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Holiday Hours: To Open or To Close?

Most Americans take for granted that they’re off (and often paid to be off) during federal holidays. Still, more Americans enjoy time away from work on other non-federal, but widely celebrated holidays without batting an eye.


But for a large number of workers, being off on a day like Thanksgiving or Christmas is a privilege they have only enjoyed maybe a few times in their entire careers.


Doctors, nurses, police, fire and other medical and emergency personnel all are required to work holidays; as well as #employees at less essential - but necessary industries - like media (reporters, anchors, etc.), gas station attendants, hospitality, and restaurant industries. All the Black Friday sales you enjoy are made possible by millions of retail workers throwing on their uniform and heading to work.


While no one wants to be a Grinch and steal holidays from employees, you, as a #smallbusiness owner, might find yourself within an industry that encourages you to keep the lights on and the doors open on days you’d rather be wearing Christmas pajamas. Before you write your holiday plans on your calendar in pen, here’s what you might want to consider before deciding to stay open or to close up shop.


Your competition.


  • Broadly speaking, in your area, were #businesses in your industry or similar industries open? If most of them were, then it stands to reason that your clientele would expect you to be open as well. If most businesses similar to yours were closed, you could consider being open to create a bit of a competitive advantage and perhaps steal away a client/customer.


  • Conversely, if most #businesses similar to yours were closed, it stands to reason there might be a reason for that. Perhaps your #industry is one that just doesn’t generate much revenue on holidays. Which leads to our next consideration...


Your personal history.

  • If you had been open in years past on a particular holiday, did you earn #money? Did you earn enough to justify the cost of being open? Also, if you had not been open, did it negatively impact your business? Did you notice a decline in business that you might be able to trace back to a day of inactivity?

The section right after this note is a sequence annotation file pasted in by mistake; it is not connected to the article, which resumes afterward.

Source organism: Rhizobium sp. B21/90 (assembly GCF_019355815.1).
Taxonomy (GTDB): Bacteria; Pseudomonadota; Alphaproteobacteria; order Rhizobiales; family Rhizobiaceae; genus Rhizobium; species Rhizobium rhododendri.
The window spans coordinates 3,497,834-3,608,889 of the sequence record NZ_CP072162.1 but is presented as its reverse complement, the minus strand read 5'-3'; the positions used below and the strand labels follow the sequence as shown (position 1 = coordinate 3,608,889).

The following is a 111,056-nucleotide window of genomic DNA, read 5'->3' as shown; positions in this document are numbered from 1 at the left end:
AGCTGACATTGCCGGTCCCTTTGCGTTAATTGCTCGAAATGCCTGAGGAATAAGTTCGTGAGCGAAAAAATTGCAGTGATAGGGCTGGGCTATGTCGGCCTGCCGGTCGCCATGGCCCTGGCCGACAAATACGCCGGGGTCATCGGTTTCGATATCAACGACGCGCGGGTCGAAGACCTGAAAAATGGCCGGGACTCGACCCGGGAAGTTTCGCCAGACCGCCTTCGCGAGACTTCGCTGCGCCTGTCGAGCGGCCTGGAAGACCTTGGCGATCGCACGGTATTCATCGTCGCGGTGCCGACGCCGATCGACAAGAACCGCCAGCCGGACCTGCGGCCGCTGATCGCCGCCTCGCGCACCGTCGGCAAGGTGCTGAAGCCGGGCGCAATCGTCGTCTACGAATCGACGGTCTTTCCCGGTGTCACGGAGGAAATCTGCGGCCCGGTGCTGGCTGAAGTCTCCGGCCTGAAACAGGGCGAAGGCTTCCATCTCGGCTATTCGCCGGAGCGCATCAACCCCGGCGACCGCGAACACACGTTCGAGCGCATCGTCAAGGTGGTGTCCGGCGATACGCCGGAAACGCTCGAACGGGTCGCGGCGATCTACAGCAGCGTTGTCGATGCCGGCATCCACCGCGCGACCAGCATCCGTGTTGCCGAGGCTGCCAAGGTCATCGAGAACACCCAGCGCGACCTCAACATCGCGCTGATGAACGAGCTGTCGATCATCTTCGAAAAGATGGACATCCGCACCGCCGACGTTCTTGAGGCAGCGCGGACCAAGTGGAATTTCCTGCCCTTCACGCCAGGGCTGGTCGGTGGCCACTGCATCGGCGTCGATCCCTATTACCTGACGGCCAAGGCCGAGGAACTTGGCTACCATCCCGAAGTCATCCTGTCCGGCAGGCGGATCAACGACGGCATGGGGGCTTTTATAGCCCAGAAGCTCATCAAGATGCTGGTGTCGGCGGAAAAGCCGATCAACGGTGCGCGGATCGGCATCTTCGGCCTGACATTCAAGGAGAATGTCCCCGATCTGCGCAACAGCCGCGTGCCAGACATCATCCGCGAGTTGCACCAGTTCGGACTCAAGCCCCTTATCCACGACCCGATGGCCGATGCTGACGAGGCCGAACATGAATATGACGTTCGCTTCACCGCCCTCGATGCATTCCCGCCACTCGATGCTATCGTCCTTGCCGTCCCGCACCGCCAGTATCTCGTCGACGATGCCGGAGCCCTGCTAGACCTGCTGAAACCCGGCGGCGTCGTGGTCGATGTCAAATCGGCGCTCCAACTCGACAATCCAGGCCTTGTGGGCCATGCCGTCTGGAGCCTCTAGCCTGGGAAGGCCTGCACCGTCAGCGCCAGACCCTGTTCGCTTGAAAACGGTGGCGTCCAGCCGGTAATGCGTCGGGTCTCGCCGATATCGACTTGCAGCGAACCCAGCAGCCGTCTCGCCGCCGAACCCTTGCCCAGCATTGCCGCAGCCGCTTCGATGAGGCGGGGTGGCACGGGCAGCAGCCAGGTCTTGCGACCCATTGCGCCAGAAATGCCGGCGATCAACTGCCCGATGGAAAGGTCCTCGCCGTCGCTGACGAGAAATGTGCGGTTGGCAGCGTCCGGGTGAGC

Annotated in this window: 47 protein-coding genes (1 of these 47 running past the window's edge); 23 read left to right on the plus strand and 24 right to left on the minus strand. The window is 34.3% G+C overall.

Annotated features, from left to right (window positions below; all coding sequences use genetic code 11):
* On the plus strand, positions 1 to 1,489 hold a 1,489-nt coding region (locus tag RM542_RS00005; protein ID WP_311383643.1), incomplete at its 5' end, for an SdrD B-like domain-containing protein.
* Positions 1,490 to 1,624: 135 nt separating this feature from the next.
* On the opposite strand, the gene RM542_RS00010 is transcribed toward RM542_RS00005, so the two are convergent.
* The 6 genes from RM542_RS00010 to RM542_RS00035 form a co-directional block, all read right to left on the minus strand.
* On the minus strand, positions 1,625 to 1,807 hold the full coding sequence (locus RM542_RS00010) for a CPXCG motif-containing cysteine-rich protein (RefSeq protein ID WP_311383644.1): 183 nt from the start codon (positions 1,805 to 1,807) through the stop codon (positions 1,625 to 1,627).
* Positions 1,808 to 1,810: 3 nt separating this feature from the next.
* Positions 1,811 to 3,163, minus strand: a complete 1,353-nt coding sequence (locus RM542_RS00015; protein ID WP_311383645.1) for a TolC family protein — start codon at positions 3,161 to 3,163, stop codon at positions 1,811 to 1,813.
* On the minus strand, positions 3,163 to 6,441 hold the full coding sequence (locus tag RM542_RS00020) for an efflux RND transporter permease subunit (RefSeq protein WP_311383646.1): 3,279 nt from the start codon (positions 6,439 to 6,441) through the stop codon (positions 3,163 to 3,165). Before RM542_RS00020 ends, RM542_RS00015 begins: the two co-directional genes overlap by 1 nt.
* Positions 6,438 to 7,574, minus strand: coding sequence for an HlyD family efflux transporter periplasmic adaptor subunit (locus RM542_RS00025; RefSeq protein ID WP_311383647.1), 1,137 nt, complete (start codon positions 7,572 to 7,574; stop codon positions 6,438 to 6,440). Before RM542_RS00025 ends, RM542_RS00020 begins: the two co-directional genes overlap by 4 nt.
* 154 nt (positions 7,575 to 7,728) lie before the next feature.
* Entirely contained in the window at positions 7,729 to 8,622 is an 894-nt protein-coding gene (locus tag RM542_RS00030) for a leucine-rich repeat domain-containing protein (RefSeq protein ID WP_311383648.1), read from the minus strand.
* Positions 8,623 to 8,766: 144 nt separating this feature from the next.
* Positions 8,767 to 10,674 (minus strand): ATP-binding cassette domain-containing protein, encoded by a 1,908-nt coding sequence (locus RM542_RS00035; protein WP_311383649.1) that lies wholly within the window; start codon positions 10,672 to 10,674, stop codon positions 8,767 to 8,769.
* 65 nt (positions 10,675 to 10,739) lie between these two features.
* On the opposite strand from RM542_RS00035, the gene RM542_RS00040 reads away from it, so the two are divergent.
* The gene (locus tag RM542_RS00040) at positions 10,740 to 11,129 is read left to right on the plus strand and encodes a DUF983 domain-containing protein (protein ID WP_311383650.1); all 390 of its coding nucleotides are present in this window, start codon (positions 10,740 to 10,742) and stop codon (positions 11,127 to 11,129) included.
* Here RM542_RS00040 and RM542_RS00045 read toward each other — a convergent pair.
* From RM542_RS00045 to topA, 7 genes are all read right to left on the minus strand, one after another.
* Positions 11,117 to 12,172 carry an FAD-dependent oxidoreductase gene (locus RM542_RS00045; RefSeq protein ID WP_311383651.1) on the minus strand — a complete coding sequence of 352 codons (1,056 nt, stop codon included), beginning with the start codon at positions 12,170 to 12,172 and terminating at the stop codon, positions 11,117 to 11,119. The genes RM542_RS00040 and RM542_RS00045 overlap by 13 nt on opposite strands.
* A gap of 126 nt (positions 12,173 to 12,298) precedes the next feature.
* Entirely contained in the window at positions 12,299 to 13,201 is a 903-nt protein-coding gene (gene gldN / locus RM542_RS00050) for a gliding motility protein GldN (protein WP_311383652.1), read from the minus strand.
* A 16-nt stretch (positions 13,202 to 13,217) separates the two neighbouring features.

• Do you need staffing? Giving employees time off for the holidays can do a lot for morale. If you feel it’s best for you to be open and you need employees to work as well, consider offering some sort of #incentive. While there are no laws requiring employers to pay employees extra or provide bonuses for working holidays, finding a few extra dollars in your budget to reward an #employee could end up getting you a few volunteers. You could also require that all employees work on holidays, but allow them the ability to choose which they’d like to work. Many retailers that need employees to work on #holidays will create shortened shifts for special days. This way, while more people do end up working, no one ends up working a full day.


Regardless of what you choose for your business, be careful to weigh your options. While a lot of major retailers stay open on holidays, they also have #budgets large enough to eat any potential loss for opening doors and paying staff to work on a day they might not generate revenue. They also have the hiring power to turn staff over if certain employees jump ship to jobs that offer time off for holidays, and the ability to hire and train seasonal employees to fill any gaps. Does your business have that flexibility?


On the flip-side, being too lenient on holidays and shutting the doors could end up costing you business that was ripe for the taking. It’s up to you to decide what is best for you, based on your business and your direct competition.

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